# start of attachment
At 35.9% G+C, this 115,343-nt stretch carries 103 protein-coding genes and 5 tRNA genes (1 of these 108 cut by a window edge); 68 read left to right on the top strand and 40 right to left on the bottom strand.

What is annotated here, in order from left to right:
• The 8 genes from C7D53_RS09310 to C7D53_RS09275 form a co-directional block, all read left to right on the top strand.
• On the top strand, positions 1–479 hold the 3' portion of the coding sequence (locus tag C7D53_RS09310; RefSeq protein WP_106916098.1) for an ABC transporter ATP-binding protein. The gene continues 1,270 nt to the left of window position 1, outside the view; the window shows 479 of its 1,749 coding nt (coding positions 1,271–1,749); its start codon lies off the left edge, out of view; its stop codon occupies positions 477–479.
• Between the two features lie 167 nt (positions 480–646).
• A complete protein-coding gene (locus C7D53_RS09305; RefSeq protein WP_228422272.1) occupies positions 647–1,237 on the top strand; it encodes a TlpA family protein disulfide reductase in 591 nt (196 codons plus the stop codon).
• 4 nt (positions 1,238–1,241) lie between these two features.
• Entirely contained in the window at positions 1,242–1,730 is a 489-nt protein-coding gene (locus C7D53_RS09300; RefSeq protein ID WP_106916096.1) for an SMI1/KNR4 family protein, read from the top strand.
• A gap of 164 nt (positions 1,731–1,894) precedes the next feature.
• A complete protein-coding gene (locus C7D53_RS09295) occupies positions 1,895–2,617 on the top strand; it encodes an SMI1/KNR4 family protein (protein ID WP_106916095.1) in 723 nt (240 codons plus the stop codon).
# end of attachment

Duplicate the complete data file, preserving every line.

At 35.9% G+C, this 115,343-nt stretch carries 103 protein-coding genes and 5 tRNA genes (1 of these 108 cut by a window edge); 68 read left to right on the top strand and 40 right to left on the bottom strand.

What is annotated here, in order from left to right:
• The 8 genes from C7D53_RS09310 to C7D53_RS09275 form a co-directional block, all read left to right on the top strand.
• On the top strand, positions 1–479 hold the 3' portion of the coding sequence (locus tag C7D53_RS09310; RefSeq protein WP_106916098.1) for an ABC transporter ATP-binding protein. The gene continues 1,270 nt to the left of window position 1, outside the view; the window shows 479 of its 1,749 coding nt (coding positions 1,271–1,749); its start codon lies off the left edge, out of view; its stop codon occupies positions 477–479.
• Between the two features lie 167 nt (positions 480–646).
• A complete protein-coding gene (locus C7D53_RS09305; RefSeq protein WP_228422272.1) occupies positions 647–1,237 on the top strand; it encodes a TlpA family protein disulfide reductase in 591 nt (196 codons plus the stop codon).
• 4 nt (positions 1,238–1,241) lie between these two features.
• Entirely contained in the window at positions 1,242–1,730 is a 489-nt protein-coding gene (locus C7D53_RS09300; RefSeq protein ID WP_106916096.1) for an SMI1/KNR4 family protein, read from the top strand.
• A gap of 164 nt (positions 1,731–1,894) precedes the next feature.
• A complete protein-coding gene (locus C7D53_RS09295) occupies positions 1,895–2,617 on the top strand; it encodes an SMI1/KNR4 family protein (protein ID WP_106916095.1) in 723 nt (240 codons plus the stop codon).